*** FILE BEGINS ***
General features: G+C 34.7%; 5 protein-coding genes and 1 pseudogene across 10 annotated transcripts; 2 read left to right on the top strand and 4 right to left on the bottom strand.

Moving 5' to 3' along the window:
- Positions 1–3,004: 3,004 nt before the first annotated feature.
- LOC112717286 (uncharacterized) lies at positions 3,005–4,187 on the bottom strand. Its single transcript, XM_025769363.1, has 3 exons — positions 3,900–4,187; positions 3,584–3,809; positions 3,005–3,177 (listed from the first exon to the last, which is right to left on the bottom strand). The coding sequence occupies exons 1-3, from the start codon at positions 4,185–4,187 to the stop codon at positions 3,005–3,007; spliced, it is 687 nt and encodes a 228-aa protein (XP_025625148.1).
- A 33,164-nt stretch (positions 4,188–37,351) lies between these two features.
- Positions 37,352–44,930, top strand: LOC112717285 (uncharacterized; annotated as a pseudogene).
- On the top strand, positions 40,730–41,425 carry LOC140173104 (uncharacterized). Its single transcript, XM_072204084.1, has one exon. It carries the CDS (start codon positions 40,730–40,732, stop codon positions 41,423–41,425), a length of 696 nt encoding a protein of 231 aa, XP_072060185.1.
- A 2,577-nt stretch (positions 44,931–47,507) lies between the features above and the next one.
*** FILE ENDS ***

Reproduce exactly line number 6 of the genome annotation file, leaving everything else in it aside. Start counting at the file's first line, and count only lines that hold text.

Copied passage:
- Positions 37,352–44,930, top strand: LOC112717285 (uncharacterized; annotated as a pseudogene).